This is my family's new favorite noodle recipe, from Vegetable Literacy. It is supposed to be made with kale, but tonight I only had a few leaves of usable kale, a handful of beet greens and a small cabbage. So I washed all the leaves, greens and half of the cabbage, rolled them up, sliced them thin, crumpled them up with salt and oil like the recipe says and proceeded with dinner.
I've used Lisa Fain's Homesick Texan recipe for steak fajitas, so thought I'd try the one she has for chicken in preparation for our Memorial Day camping trip. It's great that she disapproves of the idea of chicken fajitas, in part because the name doesn't make sense (kind of like fava hummus) and also because boneless, skinless chicken breast dries out easily and lacks flavor: I agree.
Yes, again. Tortilla soup for dinner. From yesterday's leftovers. What a great camping trip!
It seems like a million years ago that I made this for a different camping trip, way back in 2010. That dinner went so well that I'm doing it again, for my daughter's 3rd grade camp out potluck, four years later. Basically the same procedure this time, but with canned tomatoes instead of fresh. This summer's delicious locally grown ones haven't hit the markets yet.
This seems like a salad, but is it? I'm not really sure. It acts like more of a starchy side, with vegetables and fruit. Either way, it has been a hit at potlucks this winter and helped use up the butternut squash that have been cluttering up my kitchen counter since last September.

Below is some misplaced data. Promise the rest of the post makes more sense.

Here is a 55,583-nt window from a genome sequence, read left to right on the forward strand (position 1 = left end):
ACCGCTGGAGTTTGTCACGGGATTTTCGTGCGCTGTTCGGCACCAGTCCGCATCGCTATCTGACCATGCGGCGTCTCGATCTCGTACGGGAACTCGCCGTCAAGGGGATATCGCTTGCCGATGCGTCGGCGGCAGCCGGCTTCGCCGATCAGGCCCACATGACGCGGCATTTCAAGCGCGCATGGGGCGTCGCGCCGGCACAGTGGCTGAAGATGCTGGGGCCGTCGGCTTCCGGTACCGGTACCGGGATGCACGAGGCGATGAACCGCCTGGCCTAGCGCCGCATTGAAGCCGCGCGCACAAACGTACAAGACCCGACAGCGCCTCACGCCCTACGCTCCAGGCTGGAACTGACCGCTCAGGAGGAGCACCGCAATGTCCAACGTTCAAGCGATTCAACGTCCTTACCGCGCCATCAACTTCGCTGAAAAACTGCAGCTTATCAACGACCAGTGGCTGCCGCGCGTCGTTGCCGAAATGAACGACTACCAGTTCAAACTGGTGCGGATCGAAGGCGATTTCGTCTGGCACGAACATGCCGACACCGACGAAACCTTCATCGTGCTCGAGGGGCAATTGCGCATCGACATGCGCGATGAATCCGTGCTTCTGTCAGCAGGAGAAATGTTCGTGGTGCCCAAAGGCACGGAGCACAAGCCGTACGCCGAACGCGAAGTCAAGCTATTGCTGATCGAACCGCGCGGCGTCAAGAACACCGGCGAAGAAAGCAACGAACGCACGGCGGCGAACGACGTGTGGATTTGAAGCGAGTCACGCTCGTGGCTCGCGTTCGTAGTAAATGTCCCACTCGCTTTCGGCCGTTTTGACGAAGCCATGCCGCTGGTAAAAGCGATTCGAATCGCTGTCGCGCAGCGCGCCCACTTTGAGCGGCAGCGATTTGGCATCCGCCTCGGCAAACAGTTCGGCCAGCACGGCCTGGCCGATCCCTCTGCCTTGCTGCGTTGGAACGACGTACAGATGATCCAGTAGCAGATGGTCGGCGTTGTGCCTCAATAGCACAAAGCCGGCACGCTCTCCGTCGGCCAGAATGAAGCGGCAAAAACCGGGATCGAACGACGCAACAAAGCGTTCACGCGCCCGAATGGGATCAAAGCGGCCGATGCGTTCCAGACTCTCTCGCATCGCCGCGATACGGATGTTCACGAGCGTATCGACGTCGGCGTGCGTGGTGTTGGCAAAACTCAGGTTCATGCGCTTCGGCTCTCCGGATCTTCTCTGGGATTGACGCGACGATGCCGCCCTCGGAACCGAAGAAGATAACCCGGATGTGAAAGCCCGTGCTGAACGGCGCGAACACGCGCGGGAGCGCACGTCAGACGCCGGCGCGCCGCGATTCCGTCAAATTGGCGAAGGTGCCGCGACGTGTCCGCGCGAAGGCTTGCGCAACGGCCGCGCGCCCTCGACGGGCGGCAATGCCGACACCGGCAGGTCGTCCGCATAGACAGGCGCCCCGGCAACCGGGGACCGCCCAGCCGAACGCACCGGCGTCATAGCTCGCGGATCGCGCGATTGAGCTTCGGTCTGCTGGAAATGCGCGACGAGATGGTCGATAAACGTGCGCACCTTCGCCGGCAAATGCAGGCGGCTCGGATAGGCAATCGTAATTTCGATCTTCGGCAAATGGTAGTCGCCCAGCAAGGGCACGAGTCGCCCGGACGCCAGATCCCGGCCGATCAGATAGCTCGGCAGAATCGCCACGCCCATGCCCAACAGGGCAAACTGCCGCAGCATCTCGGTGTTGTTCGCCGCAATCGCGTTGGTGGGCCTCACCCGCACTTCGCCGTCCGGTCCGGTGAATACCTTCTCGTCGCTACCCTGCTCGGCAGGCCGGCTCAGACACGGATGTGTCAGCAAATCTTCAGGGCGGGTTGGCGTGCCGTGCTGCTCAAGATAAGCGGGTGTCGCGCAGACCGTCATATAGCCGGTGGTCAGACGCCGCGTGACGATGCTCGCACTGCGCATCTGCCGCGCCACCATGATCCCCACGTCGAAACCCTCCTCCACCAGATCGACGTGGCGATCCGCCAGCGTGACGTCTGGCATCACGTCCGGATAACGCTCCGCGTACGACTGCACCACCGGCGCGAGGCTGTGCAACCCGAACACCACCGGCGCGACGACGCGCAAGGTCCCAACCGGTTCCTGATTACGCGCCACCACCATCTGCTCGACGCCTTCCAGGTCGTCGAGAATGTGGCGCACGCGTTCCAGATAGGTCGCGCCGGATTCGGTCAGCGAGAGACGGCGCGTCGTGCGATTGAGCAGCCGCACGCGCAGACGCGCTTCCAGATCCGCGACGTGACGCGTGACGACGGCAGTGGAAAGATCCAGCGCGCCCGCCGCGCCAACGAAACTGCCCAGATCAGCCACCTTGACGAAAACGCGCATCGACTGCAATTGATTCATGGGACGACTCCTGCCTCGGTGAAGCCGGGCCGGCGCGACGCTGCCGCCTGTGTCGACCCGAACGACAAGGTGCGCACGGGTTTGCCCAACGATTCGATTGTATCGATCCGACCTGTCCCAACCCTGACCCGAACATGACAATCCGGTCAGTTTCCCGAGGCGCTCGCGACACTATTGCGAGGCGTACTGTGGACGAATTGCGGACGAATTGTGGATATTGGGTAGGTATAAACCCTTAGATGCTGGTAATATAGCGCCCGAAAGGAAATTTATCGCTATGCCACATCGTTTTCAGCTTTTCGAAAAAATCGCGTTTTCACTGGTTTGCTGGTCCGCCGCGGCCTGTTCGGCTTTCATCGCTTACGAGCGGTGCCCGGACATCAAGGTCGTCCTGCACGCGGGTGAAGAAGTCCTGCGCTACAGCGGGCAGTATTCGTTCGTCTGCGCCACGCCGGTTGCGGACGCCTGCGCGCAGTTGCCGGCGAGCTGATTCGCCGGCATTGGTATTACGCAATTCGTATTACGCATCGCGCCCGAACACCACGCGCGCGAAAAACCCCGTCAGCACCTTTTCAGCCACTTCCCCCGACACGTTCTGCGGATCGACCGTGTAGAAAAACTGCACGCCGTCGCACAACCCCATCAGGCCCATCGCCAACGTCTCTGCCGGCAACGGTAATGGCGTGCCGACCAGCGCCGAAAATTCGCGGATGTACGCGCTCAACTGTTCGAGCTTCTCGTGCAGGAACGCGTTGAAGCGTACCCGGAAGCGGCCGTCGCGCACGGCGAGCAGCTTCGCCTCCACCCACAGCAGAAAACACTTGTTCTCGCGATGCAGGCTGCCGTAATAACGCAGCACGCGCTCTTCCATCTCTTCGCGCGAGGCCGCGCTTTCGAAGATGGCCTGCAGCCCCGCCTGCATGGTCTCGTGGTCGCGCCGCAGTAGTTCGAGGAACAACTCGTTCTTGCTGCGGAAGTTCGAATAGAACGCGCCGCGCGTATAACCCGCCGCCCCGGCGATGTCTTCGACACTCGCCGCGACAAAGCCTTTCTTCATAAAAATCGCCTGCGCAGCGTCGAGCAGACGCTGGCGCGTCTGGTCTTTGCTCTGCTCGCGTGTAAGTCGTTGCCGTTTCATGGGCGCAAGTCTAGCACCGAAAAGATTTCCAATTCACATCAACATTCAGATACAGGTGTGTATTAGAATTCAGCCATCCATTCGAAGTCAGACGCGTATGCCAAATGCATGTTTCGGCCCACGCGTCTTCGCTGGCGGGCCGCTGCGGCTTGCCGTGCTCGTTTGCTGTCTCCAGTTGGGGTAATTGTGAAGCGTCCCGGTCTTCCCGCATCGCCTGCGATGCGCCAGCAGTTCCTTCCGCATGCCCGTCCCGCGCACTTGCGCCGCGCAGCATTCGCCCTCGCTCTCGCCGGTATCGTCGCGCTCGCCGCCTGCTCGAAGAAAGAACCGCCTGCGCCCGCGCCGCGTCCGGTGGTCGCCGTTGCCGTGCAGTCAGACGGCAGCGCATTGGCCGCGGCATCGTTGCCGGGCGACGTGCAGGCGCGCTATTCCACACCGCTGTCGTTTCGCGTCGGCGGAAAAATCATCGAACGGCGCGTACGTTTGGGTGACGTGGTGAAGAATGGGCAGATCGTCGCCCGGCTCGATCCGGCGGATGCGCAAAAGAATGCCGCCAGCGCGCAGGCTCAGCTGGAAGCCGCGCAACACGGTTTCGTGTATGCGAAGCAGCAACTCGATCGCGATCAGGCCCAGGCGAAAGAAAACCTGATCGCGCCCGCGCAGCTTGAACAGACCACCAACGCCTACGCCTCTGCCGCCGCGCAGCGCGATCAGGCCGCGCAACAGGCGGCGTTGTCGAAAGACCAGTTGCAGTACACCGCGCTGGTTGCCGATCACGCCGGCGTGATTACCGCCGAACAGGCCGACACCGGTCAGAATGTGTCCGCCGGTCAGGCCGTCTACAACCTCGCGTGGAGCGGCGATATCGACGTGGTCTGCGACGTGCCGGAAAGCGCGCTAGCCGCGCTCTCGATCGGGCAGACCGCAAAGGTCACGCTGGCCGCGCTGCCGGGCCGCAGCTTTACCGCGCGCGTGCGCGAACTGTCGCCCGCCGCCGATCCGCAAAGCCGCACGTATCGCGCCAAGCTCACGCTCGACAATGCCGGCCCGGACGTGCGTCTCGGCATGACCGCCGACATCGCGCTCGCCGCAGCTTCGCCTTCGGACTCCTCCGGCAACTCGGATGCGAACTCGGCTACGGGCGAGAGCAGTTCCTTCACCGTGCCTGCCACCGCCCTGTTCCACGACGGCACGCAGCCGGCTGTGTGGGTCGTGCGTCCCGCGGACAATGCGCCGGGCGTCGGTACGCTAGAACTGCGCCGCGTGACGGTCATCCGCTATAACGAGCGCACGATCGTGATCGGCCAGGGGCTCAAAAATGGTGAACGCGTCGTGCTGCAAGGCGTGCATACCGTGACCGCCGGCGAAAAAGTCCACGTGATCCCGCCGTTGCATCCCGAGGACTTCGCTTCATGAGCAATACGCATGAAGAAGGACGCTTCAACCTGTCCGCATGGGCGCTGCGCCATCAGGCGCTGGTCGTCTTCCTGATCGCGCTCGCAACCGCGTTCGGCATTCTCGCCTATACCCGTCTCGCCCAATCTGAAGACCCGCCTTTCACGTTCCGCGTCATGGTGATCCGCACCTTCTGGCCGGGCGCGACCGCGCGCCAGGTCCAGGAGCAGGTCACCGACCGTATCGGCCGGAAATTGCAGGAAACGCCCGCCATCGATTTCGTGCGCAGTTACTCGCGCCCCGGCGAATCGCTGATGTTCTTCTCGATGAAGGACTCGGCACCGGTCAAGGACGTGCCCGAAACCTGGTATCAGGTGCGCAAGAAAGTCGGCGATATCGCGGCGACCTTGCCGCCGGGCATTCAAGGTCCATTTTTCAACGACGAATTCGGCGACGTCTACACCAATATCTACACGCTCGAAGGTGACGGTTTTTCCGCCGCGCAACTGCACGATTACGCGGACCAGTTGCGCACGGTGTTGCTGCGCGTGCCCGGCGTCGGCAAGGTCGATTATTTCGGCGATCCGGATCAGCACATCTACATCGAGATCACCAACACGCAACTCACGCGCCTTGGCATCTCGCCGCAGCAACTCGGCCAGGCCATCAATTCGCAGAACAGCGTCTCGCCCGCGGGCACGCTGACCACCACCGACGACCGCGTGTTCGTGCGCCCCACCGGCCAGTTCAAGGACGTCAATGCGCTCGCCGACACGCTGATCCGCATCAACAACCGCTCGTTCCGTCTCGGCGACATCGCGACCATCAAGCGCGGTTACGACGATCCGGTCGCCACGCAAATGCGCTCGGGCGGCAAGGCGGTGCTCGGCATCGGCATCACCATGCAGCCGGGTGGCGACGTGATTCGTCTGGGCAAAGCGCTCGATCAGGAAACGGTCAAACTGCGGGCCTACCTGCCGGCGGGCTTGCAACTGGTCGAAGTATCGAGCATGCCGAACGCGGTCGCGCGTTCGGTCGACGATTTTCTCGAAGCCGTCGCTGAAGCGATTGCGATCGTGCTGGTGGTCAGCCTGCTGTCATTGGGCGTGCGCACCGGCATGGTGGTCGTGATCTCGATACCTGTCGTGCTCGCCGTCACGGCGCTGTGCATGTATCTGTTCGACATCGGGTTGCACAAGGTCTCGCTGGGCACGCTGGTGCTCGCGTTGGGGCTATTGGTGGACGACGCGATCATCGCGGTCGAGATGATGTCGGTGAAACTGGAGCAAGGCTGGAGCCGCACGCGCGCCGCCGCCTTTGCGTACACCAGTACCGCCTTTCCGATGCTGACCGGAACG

Pasta with Bolognese sauce is nothing out of the ordinary for my family. But I don't make it every time we eat it, that takes too long. Leftover sauce from the freezer works just fine. This recipe is unusual because it uses white wine, milk and chicken livers. I've never purchased chicken livers before, at least not without most of the rest of the bird attached. And I still haven't, because I sent my husband to do it while I prepped everything else.
There have been a lot of cabbages at my house, so far this year. We've made many of them into pot-stickers (aka dumplings), which we freeze, then heat-n-eat later. Sometimes I'll chop a half and add it to fried rice, or slice and sauté one with a chopped shallot and whatever other green we happen to have on hand. That makes a great side- dish for pasta or some sort of meat.
More tomatillos in the CSA box this week, so more pork chili. This time, a double batch. Here is a recipe from Simply Recipes that is basically the same as the one I use. It ran years ago in the SF Chronicle. Pork, tomatillos and beans are the main ingredients. We like to eat it with Deborah Madison's Buttermilk Skillet Cornbread, from Vegetarian Cooking for Everyone, p. 647.